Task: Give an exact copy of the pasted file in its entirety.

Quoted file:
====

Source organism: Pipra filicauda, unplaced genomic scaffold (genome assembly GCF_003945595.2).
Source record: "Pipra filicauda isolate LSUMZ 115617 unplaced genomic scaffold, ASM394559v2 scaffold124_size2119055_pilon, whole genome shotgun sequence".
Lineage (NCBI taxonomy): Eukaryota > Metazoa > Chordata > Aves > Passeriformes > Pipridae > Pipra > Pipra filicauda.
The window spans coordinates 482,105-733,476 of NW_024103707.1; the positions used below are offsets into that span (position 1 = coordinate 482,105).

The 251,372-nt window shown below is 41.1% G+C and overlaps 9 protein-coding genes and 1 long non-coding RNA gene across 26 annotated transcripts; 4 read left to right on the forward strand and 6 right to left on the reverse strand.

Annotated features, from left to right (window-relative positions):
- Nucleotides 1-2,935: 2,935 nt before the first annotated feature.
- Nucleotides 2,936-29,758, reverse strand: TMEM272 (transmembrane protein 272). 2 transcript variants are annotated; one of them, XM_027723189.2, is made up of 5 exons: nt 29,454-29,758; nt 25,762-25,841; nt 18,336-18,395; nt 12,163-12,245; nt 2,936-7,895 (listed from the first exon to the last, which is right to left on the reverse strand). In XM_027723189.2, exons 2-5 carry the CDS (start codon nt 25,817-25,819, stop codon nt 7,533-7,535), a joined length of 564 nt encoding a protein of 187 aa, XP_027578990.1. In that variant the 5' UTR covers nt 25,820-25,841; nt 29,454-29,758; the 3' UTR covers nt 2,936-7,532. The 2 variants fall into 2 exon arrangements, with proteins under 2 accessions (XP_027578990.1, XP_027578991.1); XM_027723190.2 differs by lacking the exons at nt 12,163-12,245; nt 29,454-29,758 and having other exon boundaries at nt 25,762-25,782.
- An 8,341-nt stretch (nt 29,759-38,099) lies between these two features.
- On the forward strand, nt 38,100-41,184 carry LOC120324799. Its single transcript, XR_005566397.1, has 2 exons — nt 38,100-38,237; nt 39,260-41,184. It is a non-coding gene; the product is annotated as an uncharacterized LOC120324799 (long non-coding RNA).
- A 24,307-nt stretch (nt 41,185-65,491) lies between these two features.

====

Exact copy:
Source organism: Pipra filicauda, unplaced genomic scaffold (genome assembly GCF_003945595.2).
Source record: "Pipra filicauda isolate LSUMZ 115617 unplaced genomic scaffold, ASM394559v2 scaffold124_size2119055_pilon, whole genome shotgun sequence".
Lineage (NCBI taxonomy): Eukaryota > Metazoa > Chordata > Aves > Passeriformes > Pipridae > Pipra > Pipra filicauda.
The window spans coordinates 482,105-733,476 of NW_024103707.1; the positions used below are offsets into that span (position 1 = coordinate 482,105).

The 251,372-nt window shown below is 41.1% G+C and overlaps 9 protein-coding genes and 1 long non-coding RNA gene across 26 annotated transcripts; 4 read left to right on the forward strand and 6 right to left on the reverse strand.

Annotated features, from left to right (window-relative positions):
- Nucleotides 1-2,935: 2,935 nt before the first annotated feature.
- Nucleotides 2,936-29,758, reverse strand: TMEM272 (transmembrane protein 272). 2 transcript variants are annotated; one of them, XM_027723189.2, is made up of 5 exons: nt 29,454-29,758; nt 25,762-25,841; nt 18,336-18,395; nt 12,163-12,245; nt 2,936-7,895 (listed from the first exon to the last, which is right to left on the reverse strand). In XM_027723189.2, exons 2-5 carry the CDS (start codon nt 25,817-25,819, stop codon nt 7,533-7,535), a joined length of 564 nt encoding a protein of 187 aa, XP_027578990.1. In that variant the 5' UTR covers nt 25,820-25,841; nt 29,454-29,758; the 3' UTR covers nt 2,936-7,532. The 2 variants fall into 2 exon arrangements, with proteins under 2 accessions (XP_027578990.1, XP_027578991.1); XM_027723190.2 differs by lacking the exons at nt 12,163-12,245; nt 29,454-29,758 and having other exon boundaries at nt 25,762-25,782.
- An 8,341-nt stretch (nt 29,759-38,099) lies between these two features.
- On the forward strand, nt 38,100-41,184 carry LOC120324799. Its single transcript, XR_005566397.1, has 2 exons — nt 38,100-38,237; nt 39,260-41,184. It is a non-coding gene; the product is annotated as an uncharacterized LOC120324799 (long non-coding RNA).
- A 24,307-nt stretch (nt 41,185-65,491) lies between these two features.